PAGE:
Presentation Title

Sources of Girls’ Math Self-Efficacy Beliefs

Location

Guzman 113, Dominican University of California

Start Date

4-17-2019 7:00 PM

Department

Education

Student Type

Graduate

Faculty Mentor(s)

Jennifer Lucko, PhD

Presentation Format

Oral Presentation

Abstract/Description

Research on the gender gap within mathematics shows girls’ math self-efficacy to be correlated with their interest in higher levels of math education and STEM career opportunities. Most of the studies regarding the gender gap in mathematics have used only quantitative approaches, thereby missing the opportunity to gain deeper perspectives by listening to the girls who are steadily facing the mathematical gender gap. The aim of this research was to help identify sources that had an effect on math self-efficacy in order to determine if there are strategies that parents, teachers, administrators, and educational policymakers can implement to increase the level of math self-efficacy for girls. This study centered around two small focus groups of girls who have chosen to attend a unique secondary school (grades 6-12) that dedicate their entire afternoons to math and focus on the deep engagement and enjoyment of higher-level mathematics. In addition, parents of girls at the school were surveyed to provide further insight into possible sources of their daughter’s efficacy in math. The findings from the study show how particularly impactful supportive family, teachers, and/or peers are in building a strong math culture foundation for girls to then have the self-realization that they enjoy math for themselves. Ongoing reinforcement of their math identity through the continuation of supportive and engaging environments is highly influential in maintaining their math self-efficacy. It is crucial that adults create family, school, and extracurricular environments that support girls’ development and maintenance of their math self-efficacy.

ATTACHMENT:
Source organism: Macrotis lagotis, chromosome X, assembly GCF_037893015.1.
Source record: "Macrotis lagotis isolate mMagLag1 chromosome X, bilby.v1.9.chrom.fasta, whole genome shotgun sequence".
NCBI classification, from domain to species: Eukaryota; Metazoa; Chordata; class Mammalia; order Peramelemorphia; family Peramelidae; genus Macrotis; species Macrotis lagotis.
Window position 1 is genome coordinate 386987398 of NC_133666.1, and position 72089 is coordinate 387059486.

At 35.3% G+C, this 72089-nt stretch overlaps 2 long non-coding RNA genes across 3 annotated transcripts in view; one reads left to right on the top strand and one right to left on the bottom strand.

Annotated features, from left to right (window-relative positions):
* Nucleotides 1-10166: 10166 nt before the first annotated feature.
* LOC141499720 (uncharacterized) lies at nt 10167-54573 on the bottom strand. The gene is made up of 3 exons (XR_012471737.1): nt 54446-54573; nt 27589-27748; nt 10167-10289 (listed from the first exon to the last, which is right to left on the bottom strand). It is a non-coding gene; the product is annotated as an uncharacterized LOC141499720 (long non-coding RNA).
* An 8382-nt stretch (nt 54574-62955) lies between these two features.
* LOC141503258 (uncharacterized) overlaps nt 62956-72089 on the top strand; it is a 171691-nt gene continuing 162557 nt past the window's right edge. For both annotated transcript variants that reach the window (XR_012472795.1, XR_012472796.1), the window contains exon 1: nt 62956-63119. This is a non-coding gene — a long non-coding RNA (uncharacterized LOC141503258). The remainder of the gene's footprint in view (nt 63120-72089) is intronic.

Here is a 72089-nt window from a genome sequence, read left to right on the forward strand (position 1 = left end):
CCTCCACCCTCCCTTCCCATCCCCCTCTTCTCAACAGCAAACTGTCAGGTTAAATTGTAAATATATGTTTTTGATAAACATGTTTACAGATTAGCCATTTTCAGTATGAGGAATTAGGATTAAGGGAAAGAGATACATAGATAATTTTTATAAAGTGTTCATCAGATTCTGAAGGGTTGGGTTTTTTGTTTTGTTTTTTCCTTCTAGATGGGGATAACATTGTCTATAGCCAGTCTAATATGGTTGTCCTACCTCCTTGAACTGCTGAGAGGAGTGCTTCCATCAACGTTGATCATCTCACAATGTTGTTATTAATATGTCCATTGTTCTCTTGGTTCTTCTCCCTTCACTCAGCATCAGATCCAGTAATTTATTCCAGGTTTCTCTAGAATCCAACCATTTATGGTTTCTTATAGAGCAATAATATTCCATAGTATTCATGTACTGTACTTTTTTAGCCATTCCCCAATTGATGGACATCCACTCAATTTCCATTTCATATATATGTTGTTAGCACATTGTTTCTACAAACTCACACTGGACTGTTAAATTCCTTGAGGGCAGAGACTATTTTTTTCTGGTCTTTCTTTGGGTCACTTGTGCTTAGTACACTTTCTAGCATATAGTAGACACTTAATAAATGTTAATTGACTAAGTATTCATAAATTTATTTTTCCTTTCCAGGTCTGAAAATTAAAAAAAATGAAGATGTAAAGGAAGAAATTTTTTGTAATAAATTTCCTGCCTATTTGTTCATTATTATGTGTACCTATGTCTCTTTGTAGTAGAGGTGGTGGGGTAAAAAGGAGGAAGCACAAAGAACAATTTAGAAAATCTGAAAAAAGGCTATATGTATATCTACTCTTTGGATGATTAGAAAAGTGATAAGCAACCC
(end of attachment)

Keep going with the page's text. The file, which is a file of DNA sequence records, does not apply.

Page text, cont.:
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Apr 17th, 7:00 PM

Sources of Girls’ Math Self-Efficacy Beliefs

Guzman 113, Dominican University of California

Research on the gender gap within mathematics shows girls’ math self-efficacy to be correlated with their interest in higher levels of math education and STEM career opportunities. Most of the studies regarding the gender gap in mathematics have used only quantitative approaches, thereby missing the opportunity to gain deeper perspectives by listening to the girls who are steadily facing the mathematical gender gap. The aim of this research was to help identify sources that had an effect on math self-efficacy in order to determine if there are strategies that parents, teachers, administrators, and educational policymakers can implement to increase the level of math self-efficacy for girls. This study centered around two small focus groups of girls who have chosen to attend a unique secondary school (grades 6-12) that dedicate their entire afternoons to math and focus on the deep engagement and enjoyment of higher-level mathematics. In addition, parents of girls at the school were surveyed to provide further insight into possible sources of their daughter’s efficacy in math. The findings from the study show how particularly impactful supportive family, teachers, and/or peers are in building a strong math culture foundation for girls to then have the self-realization that they enjoy math for themselves. Ongoing reinforcement of their math identity through the continuation of supportive and engaging environments is highly influential in maintaining their math self-efficacy. It is crucial that adults create family, school, and extracurricular environments that support girls’ development and maintenance of their math self-efficacy.